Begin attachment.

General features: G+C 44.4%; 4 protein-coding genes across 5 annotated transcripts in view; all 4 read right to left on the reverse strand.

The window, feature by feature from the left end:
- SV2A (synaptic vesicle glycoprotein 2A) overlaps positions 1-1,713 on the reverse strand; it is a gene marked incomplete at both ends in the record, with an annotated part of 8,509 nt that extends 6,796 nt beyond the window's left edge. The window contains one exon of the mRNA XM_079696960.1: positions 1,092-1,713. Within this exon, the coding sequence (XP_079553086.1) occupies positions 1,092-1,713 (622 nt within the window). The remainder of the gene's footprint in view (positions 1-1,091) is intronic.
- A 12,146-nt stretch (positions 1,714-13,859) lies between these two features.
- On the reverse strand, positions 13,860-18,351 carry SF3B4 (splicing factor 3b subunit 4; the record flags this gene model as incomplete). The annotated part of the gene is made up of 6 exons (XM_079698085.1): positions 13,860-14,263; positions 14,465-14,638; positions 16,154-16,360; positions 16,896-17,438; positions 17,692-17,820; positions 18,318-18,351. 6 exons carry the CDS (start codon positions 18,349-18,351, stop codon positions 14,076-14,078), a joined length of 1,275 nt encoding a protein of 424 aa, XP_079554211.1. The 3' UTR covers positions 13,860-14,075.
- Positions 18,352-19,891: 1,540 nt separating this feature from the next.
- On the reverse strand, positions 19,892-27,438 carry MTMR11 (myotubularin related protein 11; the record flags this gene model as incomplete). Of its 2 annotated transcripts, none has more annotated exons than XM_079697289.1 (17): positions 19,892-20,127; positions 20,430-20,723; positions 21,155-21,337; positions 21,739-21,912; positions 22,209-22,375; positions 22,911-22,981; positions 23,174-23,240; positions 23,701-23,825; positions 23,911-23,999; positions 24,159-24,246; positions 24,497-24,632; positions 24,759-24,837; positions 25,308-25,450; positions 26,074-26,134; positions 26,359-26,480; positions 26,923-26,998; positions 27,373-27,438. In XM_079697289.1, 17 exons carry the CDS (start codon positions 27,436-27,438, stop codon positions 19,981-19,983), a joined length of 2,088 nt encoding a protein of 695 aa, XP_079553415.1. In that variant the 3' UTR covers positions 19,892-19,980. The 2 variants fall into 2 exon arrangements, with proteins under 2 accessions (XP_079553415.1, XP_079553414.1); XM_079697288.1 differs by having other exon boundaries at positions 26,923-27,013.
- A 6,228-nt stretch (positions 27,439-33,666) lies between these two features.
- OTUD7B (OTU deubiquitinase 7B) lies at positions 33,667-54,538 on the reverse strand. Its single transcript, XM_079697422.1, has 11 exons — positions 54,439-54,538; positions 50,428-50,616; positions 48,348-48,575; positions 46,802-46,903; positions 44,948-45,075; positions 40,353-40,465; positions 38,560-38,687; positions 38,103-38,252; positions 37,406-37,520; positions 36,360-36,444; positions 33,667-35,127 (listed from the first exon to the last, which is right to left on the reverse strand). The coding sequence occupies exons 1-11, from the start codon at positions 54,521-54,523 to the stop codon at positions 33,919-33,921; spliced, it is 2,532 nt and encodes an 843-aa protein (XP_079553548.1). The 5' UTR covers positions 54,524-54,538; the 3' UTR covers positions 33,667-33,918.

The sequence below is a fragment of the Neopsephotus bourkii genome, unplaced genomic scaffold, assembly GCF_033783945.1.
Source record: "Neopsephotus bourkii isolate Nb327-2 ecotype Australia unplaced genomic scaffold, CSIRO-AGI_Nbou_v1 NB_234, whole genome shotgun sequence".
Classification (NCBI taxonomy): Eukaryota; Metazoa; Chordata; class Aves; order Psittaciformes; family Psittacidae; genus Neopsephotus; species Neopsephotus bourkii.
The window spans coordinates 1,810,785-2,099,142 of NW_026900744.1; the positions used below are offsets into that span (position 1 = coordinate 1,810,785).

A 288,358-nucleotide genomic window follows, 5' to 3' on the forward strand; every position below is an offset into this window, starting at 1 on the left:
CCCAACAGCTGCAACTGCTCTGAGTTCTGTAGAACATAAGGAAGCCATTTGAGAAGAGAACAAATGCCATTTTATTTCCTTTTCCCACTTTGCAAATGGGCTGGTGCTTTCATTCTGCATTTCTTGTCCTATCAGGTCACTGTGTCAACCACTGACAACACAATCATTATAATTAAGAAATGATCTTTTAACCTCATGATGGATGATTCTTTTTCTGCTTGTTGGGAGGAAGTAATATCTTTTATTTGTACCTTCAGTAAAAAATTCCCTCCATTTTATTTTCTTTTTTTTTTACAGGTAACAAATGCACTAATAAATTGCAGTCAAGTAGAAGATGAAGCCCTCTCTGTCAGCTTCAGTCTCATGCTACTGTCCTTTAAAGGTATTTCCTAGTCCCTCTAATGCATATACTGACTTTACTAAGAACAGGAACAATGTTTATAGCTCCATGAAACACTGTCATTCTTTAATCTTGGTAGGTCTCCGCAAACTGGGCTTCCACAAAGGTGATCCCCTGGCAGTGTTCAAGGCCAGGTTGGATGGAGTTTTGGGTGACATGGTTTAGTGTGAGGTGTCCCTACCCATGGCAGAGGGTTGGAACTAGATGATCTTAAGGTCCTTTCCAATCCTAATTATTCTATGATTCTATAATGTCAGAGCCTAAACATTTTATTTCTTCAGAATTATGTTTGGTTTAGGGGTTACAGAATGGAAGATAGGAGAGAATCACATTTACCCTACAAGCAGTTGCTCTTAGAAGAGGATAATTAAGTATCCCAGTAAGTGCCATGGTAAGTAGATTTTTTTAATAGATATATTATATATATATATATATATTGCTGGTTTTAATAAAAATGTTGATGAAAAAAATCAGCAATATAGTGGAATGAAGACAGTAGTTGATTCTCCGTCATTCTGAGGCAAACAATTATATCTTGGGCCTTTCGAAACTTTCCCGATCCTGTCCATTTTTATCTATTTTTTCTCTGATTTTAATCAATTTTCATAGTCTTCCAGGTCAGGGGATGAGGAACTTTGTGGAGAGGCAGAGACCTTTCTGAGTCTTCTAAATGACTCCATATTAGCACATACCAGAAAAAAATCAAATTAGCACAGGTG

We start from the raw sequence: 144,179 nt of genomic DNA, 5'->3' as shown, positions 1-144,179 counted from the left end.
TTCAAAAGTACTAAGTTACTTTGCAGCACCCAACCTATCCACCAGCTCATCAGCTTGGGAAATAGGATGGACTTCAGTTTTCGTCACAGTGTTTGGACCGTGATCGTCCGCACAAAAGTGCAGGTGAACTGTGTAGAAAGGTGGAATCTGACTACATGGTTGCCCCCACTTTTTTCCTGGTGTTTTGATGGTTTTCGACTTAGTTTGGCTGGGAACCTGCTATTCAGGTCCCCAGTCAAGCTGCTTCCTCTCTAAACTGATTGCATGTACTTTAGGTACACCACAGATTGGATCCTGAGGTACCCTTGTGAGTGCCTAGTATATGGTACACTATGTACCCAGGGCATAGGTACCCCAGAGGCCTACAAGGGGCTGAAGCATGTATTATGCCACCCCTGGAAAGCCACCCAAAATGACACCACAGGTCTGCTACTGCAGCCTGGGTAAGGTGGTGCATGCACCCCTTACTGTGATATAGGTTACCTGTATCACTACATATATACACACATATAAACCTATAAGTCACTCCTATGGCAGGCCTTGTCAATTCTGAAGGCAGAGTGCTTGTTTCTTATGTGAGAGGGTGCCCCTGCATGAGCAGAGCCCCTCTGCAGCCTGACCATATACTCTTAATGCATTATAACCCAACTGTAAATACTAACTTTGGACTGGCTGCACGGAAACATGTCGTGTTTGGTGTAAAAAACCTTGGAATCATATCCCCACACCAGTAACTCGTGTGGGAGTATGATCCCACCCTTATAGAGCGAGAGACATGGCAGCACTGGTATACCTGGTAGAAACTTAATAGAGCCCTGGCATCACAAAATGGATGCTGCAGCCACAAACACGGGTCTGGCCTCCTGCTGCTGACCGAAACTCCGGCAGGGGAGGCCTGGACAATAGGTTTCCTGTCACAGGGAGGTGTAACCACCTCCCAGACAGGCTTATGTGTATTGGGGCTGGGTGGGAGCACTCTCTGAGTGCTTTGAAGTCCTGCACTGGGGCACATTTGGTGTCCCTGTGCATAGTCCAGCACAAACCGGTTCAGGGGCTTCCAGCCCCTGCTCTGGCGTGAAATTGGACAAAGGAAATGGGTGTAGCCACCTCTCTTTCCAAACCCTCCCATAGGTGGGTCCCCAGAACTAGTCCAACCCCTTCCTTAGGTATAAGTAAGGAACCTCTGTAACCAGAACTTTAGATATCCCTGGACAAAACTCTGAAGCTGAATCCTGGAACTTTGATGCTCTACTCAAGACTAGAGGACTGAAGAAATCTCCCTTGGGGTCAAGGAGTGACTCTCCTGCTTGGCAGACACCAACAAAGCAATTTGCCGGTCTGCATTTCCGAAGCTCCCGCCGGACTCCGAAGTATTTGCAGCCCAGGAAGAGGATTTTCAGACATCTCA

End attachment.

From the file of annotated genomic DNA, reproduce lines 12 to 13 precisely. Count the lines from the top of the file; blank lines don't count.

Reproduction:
Classification (NCBI taxonomy): Eukaryota; Metazoa; Chordata; class Aves; order Psittaciformes; family Psittacidae; genus Neopsephotus; species Neopsephotus bourkii.
The window spans coordinates 1,810,785-2,099,142 of NW_026900744.1; the positions used below are offsets into that span (position 1 = coordinate 1,810,785).